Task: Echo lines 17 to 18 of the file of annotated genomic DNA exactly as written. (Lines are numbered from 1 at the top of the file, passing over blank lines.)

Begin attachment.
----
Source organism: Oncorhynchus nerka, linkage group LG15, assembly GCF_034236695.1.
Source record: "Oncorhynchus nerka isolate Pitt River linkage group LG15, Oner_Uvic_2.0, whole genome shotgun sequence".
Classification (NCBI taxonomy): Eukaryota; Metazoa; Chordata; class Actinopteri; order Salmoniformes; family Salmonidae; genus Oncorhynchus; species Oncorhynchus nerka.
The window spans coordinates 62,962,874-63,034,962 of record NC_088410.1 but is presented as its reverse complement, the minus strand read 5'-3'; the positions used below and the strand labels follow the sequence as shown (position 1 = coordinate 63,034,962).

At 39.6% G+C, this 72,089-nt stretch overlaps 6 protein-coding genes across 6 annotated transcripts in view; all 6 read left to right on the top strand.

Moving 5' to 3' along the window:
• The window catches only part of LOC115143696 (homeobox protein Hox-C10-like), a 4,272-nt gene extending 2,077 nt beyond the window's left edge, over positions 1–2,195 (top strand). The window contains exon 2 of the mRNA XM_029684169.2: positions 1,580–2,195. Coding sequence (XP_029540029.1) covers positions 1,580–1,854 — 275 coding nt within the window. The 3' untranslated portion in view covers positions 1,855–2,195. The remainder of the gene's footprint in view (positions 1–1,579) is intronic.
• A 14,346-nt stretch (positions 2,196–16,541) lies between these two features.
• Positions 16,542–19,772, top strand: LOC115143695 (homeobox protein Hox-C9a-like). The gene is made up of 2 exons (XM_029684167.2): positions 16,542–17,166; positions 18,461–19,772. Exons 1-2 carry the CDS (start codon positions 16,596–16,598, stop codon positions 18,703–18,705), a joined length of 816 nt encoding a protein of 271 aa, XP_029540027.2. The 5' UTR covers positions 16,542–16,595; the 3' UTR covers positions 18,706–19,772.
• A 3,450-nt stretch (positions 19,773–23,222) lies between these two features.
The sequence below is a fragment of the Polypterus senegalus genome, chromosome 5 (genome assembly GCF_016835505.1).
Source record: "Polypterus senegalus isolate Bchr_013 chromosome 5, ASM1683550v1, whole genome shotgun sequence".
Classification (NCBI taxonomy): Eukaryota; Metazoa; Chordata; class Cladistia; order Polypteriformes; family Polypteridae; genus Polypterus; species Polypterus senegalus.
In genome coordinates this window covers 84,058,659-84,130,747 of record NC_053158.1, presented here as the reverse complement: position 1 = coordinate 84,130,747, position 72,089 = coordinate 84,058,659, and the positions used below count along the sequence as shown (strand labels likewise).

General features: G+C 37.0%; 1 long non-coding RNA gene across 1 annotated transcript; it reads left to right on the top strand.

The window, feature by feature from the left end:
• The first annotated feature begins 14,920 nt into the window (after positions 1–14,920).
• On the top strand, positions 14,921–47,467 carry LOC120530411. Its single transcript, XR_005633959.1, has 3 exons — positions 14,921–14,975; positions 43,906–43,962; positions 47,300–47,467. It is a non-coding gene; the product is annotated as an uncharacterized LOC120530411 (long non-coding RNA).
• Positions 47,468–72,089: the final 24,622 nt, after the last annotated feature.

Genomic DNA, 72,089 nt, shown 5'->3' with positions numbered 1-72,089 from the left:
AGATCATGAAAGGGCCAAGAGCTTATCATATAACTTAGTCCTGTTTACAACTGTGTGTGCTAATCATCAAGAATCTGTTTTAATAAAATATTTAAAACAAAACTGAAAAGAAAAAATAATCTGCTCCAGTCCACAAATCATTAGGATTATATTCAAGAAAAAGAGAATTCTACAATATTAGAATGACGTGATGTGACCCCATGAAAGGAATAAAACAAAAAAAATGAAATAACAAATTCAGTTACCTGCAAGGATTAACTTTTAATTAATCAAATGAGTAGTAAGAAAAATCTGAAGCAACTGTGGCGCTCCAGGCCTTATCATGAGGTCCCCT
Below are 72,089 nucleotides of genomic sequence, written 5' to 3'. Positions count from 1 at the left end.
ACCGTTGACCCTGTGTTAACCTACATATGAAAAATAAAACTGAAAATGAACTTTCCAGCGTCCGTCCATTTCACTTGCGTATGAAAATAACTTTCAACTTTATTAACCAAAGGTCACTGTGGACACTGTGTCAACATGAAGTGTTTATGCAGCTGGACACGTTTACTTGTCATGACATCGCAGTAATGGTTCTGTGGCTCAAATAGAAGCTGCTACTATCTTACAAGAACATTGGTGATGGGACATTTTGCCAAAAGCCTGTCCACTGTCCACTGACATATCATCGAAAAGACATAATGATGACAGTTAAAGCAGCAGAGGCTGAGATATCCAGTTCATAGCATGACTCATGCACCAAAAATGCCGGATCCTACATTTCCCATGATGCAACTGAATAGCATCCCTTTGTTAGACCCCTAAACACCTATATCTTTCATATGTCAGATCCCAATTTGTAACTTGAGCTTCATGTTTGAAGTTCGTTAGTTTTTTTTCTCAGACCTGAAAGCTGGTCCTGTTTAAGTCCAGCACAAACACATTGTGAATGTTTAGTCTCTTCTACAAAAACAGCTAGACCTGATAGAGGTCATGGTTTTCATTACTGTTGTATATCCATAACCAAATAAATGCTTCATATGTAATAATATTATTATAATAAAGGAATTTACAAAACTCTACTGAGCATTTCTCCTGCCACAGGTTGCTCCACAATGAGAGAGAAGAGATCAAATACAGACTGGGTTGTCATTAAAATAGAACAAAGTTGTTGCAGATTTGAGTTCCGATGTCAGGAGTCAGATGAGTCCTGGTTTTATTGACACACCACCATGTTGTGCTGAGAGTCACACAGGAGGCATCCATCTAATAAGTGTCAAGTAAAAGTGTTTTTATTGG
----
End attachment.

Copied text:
• The first annotated feature begins 14,920 nt into the window (after positions 1–14,920).
• On the top strand, positions 14,921–47,467 carry LOC120530411. Its single transcript, XR_005633959.1, has 3 exons — positions 14,921–14,975; positions 43,906–43,962; positions 47,300–47,467. It is a non-coding gene; the product is annotated as an uncharacterized LOC120530411 (long non-coding RNA).